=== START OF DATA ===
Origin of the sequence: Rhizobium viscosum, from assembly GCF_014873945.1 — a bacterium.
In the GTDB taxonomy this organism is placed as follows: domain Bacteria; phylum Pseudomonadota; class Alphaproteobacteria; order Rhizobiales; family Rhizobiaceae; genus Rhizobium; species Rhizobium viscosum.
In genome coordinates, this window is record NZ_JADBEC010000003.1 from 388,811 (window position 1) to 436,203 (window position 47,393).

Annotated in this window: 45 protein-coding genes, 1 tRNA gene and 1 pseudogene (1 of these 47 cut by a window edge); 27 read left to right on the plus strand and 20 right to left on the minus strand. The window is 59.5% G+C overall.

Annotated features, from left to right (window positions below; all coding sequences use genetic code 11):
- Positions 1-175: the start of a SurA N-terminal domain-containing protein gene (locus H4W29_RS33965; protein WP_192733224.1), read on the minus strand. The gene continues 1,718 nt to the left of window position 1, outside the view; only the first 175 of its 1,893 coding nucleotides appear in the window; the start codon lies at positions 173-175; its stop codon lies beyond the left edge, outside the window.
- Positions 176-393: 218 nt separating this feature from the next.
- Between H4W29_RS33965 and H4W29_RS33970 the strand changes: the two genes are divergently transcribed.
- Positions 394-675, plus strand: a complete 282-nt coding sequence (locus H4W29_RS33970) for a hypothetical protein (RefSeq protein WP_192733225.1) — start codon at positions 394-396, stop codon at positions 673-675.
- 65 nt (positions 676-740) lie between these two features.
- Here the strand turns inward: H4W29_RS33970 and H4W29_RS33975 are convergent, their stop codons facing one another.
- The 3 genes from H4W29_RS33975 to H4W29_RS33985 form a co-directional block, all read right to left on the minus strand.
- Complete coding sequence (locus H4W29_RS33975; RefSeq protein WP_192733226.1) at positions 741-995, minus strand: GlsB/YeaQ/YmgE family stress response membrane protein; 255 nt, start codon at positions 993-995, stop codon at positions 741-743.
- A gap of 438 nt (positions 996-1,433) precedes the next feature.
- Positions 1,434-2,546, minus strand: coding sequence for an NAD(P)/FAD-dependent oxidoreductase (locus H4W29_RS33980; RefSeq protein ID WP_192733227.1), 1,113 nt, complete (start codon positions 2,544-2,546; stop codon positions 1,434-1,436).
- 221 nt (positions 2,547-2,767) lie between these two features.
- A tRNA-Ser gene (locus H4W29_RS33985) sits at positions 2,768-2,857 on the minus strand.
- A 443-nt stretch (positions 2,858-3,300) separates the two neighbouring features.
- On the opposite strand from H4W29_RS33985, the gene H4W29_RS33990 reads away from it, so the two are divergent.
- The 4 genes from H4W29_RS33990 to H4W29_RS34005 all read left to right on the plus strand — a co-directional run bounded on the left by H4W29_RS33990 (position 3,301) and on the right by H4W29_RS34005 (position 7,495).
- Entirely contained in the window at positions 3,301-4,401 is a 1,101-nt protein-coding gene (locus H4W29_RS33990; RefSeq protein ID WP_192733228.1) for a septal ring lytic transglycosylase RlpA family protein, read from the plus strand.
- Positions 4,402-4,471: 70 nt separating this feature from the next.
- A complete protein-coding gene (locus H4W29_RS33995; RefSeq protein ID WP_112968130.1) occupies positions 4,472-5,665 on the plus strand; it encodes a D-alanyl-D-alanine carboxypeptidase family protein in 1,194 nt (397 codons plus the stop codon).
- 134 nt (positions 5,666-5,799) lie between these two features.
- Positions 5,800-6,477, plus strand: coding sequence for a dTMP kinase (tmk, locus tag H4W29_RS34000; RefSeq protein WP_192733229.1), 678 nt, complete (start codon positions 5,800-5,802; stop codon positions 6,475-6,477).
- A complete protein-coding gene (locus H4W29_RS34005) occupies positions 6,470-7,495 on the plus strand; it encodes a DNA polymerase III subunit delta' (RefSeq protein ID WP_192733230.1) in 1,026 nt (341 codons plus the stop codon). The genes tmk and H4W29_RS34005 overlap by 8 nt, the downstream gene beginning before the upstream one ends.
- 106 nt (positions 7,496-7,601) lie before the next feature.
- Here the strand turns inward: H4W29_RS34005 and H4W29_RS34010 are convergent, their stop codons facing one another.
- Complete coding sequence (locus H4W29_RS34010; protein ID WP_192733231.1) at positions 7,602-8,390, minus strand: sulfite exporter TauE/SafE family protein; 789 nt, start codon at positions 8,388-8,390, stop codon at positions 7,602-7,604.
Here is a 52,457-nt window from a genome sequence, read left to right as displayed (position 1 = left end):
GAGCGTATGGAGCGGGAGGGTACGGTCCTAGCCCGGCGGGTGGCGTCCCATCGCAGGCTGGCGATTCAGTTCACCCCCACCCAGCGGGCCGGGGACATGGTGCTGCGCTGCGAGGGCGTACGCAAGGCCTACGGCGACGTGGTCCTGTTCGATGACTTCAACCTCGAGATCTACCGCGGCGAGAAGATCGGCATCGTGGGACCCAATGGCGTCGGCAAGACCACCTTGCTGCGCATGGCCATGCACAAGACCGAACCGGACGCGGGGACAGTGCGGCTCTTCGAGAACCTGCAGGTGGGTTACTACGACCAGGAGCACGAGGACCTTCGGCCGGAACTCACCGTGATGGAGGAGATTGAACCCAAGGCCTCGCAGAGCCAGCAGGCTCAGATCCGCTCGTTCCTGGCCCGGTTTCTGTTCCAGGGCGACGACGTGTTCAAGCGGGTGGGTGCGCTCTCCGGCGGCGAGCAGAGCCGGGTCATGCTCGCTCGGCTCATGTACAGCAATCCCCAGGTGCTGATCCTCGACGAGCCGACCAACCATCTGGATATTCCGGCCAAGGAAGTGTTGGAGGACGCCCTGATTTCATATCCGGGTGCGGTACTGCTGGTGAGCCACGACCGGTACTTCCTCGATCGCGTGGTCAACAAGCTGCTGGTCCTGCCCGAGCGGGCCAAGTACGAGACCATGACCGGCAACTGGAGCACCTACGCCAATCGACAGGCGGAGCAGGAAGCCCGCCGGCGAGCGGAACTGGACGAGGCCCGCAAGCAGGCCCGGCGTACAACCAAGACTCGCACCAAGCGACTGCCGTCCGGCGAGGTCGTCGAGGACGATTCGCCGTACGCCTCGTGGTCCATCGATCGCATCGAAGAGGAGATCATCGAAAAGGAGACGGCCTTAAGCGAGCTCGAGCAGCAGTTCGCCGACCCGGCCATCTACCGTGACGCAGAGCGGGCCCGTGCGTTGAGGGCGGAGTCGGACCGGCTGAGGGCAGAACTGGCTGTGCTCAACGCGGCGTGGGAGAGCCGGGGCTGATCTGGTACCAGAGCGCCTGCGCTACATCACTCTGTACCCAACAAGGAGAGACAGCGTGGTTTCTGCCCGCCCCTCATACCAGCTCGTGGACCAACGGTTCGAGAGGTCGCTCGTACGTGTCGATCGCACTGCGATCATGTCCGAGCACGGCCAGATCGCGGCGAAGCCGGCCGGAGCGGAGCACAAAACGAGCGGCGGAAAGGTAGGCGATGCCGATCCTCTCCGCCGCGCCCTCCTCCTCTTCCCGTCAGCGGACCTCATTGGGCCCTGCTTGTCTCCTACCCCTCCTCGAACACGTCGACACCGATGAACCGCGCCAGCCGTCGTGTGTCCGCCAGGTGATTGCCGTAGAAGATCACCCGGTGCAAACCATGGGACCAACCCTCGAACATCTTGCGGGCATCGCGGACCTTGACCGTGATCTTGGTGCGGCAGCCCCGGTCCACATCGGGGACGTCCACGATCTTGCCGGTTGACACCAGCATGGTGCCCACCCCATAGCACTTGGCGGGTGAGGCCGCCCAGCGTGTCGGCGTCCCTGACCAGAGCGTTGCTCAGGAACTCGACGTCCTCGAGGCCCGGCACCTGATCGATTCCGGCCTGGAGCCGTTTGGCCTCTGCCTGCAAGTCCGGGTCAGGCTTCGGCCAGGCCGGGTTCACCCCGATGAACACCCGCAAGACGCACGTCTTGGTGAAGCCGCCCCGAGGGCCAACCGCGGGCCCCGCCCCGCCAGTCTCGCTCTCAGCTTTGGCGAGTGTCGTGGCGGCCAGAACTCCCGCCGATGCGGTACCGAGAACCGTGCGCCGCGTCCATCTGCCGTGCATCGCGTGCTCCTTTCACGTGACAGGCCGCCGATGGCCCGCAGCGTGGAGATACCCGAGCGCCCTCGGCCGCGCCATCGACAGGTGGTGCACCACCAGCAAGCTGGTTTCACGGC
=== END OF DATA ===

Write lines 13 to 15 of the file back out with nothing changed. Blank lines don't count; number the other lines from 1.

- Complete coding sequence (locus H4W29_RS33975; RefSeq protein WP_192733226.1) at positions 741-995, minus strand: GlsB/YeaQ/YmgE family stress response membrane protein; 255 nt, start codon at positions 993-995, stop codon at positions 741-743.
- A gap of 438 nt (positions 996-1,433) precedes the next feature.
- Positions 1,434-2,546, minus strand: coding sequence for an NAD(P)/FAD-dependent oxidoreductase (locus H4W29_RS33980; RefSeq protein ID WP_192733227.1), 1,113 nt, complete (start codon positions 2,544-2,546; stop codon positions 1,434-1,436).